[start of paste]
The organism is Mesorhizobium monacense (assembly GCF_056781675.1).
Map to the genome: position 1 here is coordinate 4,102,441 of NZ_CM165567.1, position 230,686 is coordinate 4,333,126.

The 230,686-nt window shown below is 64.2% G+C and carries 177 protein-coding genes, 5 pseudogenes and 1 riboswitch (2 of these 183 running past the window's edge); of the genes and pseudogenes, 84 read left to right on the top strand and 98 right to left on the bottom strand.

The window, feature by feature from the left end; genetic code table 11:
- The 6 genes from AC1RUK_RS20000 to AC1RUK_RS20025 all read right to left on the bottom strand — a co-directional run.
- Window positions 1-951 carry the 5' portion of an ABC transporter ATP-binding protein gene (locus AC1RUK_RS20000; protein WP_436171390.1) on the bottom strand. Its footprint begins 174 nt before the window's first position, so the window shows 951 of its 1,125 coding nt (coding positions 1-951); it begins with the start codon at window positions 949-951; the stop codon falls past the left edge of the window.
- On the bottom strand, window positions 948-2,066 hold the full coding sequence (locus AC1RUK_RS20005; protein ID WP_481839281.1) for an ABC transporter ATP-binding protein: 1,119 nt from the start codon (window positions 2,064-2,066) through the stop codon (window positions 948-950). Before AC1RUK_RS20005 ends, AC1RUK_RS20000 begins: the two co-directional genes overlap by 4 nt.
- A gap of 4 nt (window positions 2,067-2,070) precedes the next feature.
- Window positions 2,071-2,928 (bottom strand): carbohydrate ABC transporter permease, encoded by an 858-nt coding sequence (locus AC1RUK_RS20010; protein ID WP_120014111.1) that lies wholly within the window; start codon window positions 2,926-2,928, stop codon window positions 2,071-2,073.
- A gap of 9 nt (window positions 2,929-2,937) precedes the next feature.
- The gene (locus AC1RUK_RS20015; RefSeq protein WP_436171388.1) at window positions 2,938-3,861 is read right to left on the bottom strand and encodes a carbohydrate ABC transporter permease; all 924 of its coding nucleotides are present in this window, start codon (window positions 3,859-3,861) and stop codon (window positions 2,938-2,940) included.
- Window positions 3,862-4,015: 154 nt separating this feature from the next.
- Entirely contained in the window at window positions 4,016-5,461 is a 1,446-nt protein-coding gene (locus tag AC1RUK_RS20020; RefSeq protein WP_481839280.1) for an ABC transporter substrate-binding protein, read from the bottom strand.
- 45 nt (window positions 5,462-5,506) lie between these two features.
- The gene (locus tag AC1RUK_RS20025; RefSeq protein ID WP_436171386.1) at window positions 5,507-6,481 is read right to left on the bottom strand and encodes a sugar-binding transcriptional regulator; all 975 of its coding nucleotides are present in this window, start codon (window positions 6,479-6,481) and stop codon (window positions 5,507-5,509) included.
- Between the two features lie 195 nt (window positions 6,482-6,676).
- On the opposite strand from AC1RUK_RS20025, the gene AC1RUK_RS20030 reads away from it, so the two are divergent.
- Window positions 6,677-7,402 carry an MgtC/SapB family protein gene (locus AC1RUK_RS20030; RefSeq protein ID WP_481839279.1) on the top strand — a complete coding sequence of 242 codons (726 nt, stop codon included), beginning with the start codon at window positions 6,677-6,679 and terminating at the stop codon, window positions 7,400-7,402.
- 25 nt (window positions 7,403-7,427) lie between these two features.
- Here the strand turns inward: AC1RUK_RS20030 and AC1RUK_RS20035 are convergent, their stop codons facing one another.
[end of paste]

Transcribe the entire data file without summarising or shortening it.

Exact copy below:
The organism is Mesorhizobium monacense (assembly GCF_056781675.1).
Map to the genome: position 1 here is coordinate 4,102,441 of NZ_CM165567.1, position 230,686 is coordinate 4,333,126.

The 230,686-nt window shown below is 64.2% G+C and carries 177 protein-coding genes, 5 pseudogenes and 1 riboswitch (2 of these 183 running past the window's edge); of the genes and pseudogenes, 84 read left to right on the top strand and 98 right to left on the bottom strand.

The window, feature by feature from the left end; genetic code table 11:
- The 6 genes from AC1RUK_RS20000 to AC1RUK_RS20025 all read right to left on the bottom strand — a co-directional run.
- Window positions 1-951 carry the 5' portion of an ABC transporter ATP-binding protein gene (locus AC1RUK_RS20000; protein WP_436171390.1) on the bottom strand. Its footprint begins 174 nt before the window's first position, so the window shows 951 of its 1,125 coding nt (coding positions 1-951); it begins with the start codon at window positions 949-951; the stop codon falls past the left edge of the window.
- On the bottom strand, window positions 948-2,066 hold the full coding sequence (locus AC1RUK_RS20005; protein ID WP_481839281.1) for an ABC transporter ATP-binding protein: 1,119 nt from the start codon (window positions 2,064-2,066) through the stop codon (window positions 948-950). Before AC1RUK_RS20005 ends, AC1RUK_RS20000 begins: the two co-directional genes overlap by 4 nt.
- A gap of 4 nt (window positions 2,067-2,070) precedes the next feature.
- Window positions 2,071-2,928 (bottom strand): carbohydrate ABC transporter permease, encoded by an 858-nt coding sequence (locus AC1RUK_RS20010; protein ID WP_120014111.1) that lies wholly within the window; start codon window positions 2,926-2,928, stop codon window positions 2,071-2,073.
- A gap of 9 nt (window positions 2,929-2,937) precedes the next feature.
- The gene (locus AC1RUK_RS20015; RefSeq protein WP_436171388.1) at window positions 2,938-3,861 is read right to left on the bottom strand and encodes a carbohydrate ABC transporter permease; all 924 of its coding nucleotides are present in this window, start codon (window positions 3,859-3,861) and stop codon (window positions 2,938-2,940) included.
- Window positions 3,862-4,015: 154 nt separating this feature from the next.
- Entirely contained in the window at window positions 4,016-5,461 is a 1,446-nt protein-coding gene (locus tag AC1RUK_RS20020; RefSeq protein WP_481839280.1) for an ABC transporter substrate-binding protein, read from the bottom strand.
- 45 nt (window positions 5,462-5,506) lie between these two features.
- The gene (locus tag AC1RUK_RS20025; RefSeq protein ID WP_436171386.1) at window positions 5,507-6,481 is read right to left on the bottom strand and encodes a sugar-binding transcriptional regulator; all 975 of its coding nucleotides are present in this window, start codon (window positions 6,479-6,481) and stop codon (window positions 5,507-5,509) included.
- Between the two features lie 195 nt (window positions 6,482-6,676).
- On the opposite strand from AC1RUK_RS20025, the gene AC1RUK_RS20030 reads away from it, so the two are divergent.
- Window positions 6,677-7,402 carry an MgtC/SapB family protein gene (locus AC1RUK_RS20030; RefSeq protein ID WP_481839279.1) on the top strand — a complete coding sequence of 242 codons (726 nt, stop codon included), beginning with the start codon at window positions 6,677-6,679 and terminating at the stop codon, window positions 7,400-7,402.
- 25 nt (window positions 7,403-7,427) lie between these two features.
- Here the strand turns inward: AC1RUK_RS20030 and AC1RUK_RS20035 are convergent, their stop codons facing one another.